Publisher: Vertigo Comics
Writer: David Baillie
Artwork: Megan Hetrick, Steve Oliff
Release Date: 17th February, 2016
Four issues in and Red Thorn writer David Baillie is still expanding the mythology of his world at an almost dizzying pace, providing a truly intriguing backdrop for his Scottish-based tale of magic and mystery. This issue sees the integration of mute youngster Tarek and his remarkable ‘gifts’ into the larger story as the similarly ‘gifted’ Isla manages to convince him to join the cause. The linchpin of the series however remains the enigmatic Thorn, charming in his arrogance and constantly keeping his true agenda a closely guarded secret.
As I mentioned, the world continues to expand rapidly here, with Baillie bringing all manner of diverse fairytale aspects into the fray. The pace is also a lot brisker here, with Tarek’s abilities providing Thorn with exactly what he needs and a greater conflict to come hinted at throughout – particularly during the final pages. Isla’s doubts and uncertainties about Thorn’s true motives continue to bubble to the surface, as does her growing sense of regret about the ‘replacement’ she left for her former love Alec. There are a lot of moving parts here, but Baillie manages to keep the plates spinning smoothly for the time being, keeping the story firmly anchored to the strength of his two leading characters.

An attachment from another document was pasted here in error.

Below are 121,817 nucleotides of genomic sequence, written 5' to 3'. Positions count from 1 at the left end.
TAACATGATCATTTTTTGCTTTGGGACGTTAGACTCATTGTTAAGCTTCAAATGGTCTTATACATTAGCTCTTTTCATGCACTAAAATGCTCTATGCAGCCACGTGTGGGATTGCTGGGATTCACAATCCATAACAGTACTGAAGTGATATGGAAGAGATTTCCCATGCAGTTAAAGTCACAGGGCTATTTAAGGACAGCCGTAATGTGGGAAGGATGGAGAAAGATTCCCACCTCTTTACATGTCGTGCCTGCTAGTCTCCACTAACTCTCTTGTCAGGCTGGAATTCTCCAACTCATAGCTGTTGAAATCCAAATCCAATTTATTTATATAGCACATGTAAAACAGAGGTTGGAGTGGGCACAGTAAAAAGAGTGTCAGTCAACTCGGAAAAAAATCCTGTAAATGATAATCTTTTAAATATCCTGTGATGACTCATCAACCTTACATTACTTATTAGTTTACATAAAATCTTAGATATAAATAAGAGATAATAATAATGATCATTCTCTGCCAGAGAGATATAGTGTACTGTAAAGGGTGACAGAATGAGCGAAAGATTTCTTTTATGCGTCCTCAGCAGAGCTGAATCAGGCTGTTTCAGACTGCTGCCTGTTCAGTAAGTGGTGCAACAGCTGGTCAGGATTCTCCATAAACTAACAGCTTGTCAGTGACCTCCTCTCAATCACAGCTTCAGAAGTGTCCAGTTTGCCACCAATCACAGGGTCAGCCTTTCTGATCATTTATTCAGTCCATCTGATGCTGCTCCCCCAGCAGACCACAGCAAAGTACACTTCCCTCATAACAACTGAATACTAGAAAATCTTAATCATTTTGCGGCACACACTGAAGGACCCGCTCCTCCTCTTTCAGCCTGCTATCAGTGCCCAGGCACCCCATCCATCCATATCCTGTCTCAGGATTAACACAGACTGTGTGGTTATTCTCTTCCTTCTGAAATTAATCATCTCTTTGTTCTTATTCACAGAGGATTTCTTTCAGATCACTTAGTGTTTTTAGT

While the narrative itself has ebbed and flowed throughout the series so far, one thing which has remained consistent is the rich, vibrant artwork of Meghan Hetrick. Using thick lines to define her pleasingly solid and slightly cartoony characters, there’s a wonderful aesthetic at play here – a mixture of traditional Celtic folklore and Fables-esque fantasy, all brought to life by Steve Oliff’s bold colour work. Her characters are bold and emotive, and their subtle facial expressions go a long way towards enhancing Baillie’s words – particularly in the case of the silent yet expressive Tarek. A half-smile here, a wide-eyed gasp there; there’s a subtlety to Hetrick’s work that belies its bright, colourful fantasy appearance, providing a deeper appreciation for the story on repeat readings.
Oh, and along the way, Baillie also manages to throw in a pleasing justification for just why the Scots people are so boundlessly creative and innovative, an ideology that – as a Scotsman myself – I can most definitely get on board with.
Overall, while it may not necessarily have the same ‘edge’ as some of Vertigo’s other recent offerings, the intriguing fantasy trappings and engaging characters make Red Thorn yet another highly recommended purchase from the iconic publisher. Baillie and Hetrick are working together seamlessly to weave this modern day tale of Scots mythology, and are doing so in a captivating, exciting fashion. Fables may have come to an end last year, but the spirit of the landmark title lives on in Red Thorn, albeit with a slightly more Celtic slant.
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